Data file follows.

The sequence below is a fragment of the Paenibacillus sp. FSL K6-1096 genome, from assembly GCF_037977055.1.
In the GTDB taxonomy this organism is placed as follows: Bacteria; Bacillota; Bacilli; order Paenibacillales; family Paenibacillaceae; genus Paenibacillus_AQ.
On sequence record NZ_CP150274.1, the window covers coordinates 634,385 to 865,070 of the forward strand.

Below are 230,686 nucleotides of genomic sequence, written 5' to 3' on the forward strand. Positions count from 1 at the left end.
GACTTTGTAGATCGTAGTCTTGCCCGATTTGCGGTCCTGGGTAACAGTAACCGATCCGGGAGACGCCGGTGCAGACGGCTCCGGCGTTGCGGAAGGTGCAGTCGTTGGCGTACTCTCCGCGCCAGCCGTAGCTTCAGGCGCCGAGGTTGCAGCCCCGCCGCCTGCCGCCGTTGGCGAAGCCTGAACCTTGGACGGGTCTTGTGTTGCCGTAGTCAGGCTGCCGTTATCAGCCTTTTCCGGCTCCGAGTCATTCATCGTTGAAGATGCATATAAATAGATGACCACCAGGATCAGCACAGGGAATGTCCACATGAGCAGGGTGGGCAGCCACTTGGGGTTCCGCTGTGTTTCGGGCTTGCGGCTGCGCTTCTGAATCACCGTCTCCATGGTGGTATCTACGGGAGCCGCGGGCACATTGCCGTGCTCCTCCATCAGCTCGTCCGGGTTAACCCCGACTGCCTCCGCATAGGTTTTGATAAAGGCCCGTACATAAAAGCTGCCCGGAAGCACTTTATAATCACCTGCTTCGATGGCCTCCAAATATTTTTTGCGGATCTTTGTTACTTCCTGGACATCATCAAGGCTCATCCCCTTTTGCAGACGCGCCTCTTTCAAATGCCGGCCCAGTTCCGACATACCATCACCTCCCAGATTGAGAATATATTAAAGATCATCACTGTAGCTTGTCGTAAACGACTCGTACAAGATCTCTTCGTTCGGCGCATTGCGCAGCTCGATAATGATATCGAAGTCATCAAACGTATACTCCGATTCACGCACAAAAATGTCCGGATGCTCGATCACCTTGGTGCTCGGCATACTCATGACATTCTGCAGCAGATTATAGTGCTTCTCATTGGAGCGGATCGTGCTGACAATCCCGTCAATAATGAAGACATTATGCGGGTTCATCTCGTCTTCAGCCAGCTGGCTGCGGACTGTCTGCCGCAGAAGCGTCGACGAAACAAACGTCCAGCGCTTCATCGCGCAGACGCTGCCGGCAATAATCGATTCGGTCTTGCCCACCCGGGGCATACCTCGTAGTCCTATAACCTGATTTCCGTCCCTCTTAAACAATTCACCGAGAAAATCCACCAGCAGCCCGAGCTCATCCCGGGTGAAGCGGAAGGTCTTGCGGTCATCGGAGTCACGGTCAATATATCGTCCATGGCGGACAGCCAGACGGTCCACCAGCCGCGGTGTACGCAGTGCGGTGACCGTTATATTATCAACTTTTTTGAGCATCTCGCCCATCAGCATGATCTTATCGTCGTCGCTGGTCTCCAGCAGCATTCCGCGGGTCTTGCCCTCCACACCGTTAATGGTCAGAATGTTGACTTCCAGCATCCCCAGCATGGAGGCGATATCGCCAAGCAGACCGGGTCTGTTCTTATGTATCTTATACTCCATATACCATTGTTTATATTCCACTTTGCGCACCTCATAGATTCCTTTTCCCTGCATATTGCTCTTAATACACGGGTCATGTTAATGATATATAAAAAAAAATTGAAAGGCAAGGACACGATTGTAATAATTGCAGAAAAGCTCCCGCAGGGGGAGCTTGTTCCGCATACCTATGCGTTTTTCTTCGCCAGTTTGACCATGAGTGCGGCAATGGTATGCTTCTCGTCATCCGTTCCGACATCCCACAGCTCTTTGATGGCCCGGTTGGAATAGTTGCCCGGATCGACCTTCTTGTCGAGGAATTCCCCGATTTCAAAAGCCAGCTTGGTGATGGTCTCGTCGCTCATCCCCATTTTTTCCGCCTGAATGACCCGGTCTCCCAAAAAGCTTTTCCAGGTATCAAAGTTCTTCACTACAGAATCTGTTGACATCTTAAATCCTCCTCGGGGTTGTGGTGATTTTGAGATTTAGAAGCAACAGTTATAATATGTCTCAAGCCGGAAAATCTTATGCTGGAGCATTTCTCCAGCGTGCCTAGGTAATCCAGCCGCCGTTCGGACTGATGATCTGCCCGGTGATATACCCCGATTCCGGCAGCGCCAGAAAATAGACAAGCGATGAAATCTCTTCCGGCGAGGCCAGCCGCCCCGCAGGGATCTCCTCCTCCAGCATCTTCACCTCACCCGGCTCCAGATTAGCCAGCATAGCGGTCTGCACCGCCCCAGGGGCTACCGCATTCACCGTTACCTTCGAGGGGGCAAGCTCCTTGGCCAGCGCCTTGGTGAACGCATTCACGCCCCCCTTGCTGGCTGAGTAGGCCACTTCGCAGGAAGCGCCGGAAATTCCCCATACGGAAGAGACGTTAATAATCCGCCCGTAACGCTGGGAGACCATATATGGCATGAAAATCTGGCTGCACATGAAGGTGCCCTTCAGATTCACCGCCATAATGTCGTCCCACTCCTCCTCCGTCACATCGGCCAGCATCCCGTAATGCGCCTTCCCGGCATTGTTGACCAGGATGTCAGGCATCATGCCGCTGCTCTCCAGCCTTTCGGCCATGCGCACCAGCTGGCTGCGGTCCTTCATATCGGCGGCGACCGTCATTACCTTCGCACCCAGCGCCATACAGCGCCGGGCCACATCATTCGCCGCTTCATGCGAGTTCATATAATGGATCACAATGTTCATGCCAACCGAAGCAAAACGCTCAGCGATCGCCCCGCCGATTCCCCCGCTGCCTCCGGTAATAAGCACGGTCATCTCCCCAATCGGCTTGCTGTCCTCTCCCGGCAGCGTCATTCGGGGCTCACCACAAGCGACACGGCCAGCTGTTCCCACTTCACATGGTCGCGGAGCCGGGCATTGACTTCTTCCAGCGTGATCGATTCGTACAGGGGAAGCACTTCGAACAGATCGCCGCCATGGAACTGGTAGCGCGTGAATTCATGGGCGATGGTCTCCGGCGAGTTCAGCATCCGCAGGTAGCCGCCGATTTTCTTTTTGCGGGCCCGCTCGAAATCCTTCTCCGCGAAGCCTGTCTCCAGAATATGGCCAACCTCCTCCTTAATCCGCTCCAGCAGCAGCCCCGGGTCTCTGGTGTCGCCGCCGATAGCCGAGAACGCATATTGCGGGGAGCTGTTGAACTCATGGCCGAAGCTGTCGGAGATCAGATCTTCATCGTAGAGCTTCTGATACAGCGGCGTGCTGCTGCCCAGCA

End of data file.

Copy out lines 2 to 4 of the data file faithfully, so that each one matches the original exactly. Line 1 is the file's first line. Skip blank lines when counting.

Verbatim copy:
In the GTDB taxonomy this organism is placed as follows: Bacteria; Bacillota; Bacilli; order Paenibacillales; family Paenibacillaceae; genus Paenibacillus_AQ.
On sequence record NZ_CP150274.1, the window covers coordinates 634,385 to 865,070 of the forward strand.

Below are 230,686 nucleotides of genomic sequence, written 5' to 3' on the forward strand. Positions count from 1 at the left end.